The Paprika Museum item of the month series continues. For February we selected a funny folk, the Folqa Paprikamiller. This month we selected a small round hand-embroidered placemat from Kalocsa and placed it on top of an old tin water can to add accent and more meaning. This is a piece of art that represents folk art in its original form.
Country folks and city people. Is this folk art?
How authentic are these folk motifs? Kalocsai embroidery is relatively young. The first embroideries appeared some 150 years ago and they were all-white. Colored versions, black-and-blue and red-and-blue variations were a later addition. More colors like pink, yellow, violet, green and red came into fashion only in the 20th century, when colored cotton thread dyes became more durable and no longer fading.
Embroidering became a popular hobby when printed embroidery designs and patterns were first published in the Kalocsa press in 1860. From then on girls and women were able to get all sorts of ready-made beautiful patterns. Country women were not only making embroidered clothware for themselves but made money from making richly embroidered materials and clothes especially for city people. What they created is art indeed.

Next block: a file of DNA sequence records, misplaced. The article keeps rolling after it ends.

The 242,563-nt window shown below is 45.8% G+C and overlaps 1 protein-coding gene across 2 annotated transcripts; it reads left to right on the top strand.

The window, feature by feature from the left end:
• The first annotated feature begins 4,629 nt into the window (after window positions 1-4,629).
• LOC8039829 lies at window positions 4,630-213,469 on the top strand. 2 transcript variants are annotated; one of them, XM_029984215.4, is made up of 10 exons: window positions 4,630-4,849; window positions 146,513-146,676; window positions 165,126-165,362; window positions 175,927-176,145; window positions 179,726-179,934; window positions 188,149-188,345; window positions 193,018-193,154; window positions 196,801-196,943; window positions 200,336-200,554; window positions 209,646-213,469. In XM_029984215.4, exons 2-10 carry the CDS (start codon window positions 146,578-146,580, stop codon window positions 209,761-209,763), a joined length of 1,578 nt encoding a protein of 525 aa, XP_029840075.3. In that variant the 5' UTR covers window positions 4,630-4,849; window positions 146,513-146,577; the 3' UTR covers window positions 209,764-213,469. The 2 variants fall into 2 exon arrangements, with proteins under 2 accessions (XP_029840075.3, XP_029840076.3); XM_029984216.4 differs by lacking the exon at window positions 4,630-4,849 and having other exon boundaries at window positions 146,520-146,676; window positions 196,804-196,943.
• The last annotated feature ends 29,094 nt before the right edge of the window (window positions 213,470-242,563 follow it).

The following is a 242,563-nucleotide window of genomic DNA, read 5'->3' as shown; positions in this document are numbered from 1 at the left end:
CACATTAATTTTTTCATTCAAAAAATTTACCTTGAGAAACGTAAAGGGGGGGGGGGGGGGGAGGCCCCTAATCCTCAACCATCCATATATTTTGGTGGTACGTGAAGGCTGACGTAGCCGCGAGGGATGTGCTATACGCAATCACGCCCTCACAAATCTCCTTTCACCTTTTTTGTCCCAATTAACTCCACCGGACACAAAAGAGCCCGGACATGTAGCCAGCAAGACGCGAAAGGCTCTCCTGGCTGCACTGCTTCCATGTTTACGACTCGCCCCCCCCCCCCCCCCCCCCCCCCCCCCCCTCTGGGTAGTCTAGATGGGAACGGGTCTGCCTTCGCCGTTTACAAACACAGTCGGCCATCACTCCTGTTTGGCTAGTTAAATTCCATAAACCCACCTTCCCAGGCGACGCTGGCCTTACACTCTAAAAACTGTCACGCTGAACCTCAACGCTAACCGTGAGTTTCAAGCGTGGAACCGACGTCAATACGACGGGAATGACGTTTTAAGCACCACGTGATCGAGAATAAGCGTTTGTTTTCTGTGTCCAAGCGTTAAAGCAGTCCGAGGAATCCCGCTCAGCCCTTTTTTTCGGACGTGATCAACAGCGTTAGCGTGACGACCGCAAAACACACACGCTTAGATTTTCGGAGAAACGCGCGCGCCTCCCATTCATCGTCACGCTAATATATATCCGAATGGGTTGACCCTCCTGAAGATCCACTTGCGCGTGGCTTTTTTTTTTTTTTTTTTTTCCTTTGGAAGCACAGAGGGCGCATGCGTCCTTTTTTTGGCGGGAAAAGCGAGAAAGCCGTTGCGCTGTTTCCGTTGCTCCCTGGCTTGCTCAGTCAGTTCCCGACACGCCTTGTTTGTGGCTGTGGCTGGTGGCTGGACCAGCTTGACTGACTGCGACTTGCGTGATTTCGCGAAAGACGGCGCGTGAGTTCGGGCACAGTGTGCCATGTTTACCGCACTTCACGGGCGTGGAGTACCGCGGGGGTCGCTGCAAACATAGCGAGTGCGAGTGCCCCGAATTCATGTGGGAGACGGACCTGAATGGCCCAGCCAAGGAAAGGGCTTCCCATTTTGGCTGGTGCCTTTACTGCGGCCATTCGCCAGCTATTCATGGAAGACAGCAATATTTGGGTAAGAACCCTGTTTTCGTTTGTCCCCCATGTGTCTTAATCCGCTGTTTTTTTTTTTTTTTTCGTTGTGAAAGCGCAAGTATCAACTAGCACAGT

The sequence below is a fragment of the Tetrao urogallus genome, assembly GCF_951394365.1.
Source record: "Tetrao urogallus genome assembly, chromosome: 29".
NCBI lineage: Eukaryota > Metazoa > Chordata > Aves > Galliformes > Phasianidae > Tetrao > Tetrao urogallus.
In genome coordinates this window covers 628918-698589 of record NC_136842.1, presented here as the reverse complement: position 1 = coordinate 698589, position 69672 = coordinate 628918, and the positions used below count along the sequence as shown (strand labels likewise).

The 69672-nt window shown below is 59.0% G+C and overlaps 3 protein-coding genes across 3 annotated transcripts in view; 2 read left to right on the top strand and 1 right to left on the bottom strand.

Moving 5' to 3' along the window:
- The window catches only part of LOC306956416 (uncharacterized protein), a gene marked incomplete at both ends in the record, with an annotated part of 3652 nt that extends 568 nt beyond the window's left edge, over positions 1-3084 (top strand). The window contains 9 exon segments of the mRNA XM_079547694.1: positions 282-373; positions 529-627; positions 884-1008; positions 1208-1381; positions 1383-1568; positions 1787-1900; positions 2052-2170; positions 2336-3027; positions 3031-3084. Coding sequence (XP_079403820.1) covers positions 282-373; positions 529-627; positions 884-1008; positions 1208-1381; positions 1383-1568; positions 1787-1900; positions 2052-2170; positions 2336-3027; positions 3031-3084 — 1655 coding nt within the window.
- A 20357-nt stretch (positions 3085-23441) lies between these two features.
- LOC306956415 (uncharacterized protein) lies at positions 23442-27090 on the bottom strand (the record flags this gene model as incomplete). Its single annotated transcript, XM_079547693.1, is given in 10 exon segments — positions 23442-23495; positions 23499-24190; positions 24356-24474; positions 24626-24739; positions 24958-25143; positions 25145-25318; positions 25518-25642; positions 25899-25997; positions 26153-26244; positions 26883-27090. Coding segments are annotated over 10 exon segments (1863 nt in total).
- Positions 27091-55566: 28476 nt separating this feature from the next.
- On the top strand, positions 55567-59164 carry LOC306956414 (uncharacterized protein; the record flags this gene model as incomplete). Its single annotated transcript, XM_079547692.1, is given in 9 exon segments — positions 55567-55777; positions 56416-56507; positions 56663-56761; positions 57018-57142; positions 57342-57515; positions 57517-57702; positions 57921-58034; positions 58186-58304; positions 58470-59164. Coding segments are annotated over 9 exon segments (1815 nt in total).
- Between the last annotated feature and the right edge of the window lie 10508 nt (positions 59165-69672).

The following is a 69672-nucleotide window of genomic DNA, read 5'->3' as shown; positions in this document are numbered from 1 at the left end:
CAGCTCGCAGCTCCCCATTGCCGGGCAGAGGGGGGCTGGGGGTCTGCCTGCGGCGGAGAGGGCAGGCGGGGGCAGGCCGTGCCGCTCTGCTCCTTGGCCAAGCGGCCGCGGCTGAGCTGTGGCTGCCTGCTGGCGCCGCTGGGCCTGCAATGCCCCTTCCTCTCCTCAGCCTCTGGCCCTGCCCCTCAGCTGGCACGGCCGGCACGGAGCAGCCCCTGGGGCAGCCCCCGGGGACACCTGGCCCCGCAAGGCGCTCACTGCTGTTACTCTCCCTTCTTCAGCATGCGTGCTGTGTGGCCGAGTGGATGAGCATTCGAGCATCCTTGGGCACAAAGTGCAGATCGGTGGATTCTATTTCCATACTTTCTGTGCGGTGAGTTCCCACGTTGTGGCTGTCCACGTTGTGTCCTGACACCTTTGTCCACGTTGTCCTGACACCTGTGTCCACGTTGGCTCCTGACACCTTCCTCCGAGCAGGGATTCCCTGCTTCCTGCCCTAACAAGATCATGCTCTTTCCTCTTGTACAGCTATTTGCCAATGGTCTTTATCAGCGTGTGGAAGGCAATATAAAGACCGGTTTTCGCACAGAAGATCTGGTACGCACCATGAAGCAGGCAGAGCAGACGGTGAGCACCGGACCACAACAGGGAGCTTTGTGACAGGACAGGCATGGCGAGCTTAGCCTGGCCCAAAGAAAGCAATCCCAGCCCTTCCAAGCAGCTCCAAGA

Embroidery with paprika motifs. Past and present
The placemat we selected from the Paprika Museum is very typical of the Kalocsa design in both its ornamentation and its stitching technique. Flowers are sewn with satin stitches to make fully colored blocks of flower petals or leaves. Flower stems are sewn with stem stitches. The motifs are numerous and spectacular: violets, tulips, carnation, squills and daisies, fruit berries and the famous Kalocsa red paprika. It’s a simple and beautiful arrangement with vivid colors.
In the Paprika Museum we placed this piece on an old rugged-looking water can to add more meaning. In olden times rural people carried water cans to the field where they spent the day working. This can had its own top which was used as a drinking cup, but if the top got crooked or lost somewhere then women added cover to protect the drinking water from dirt. This representation of a rural water can protected under a decorative placemat shows human respect for water as life source.
Unlike other treasures of Hungarian folk art, the Kalocsa ornaments and designs are becoming more and more popular these days. It is interesting to see how they appear on objects that are unrelated to the world of paprika producers like on this bicycle.
The Paprika Museum displays a lot of pieces with Kalocsa embroidery design. The carriers of these spectacular designs in the Museum are numerous: tablecloths, clothes, pottery, even a bottle gourd. They come on their own, framed in pictures, on postcards or as wall decorations. Visitors love them just as we do.
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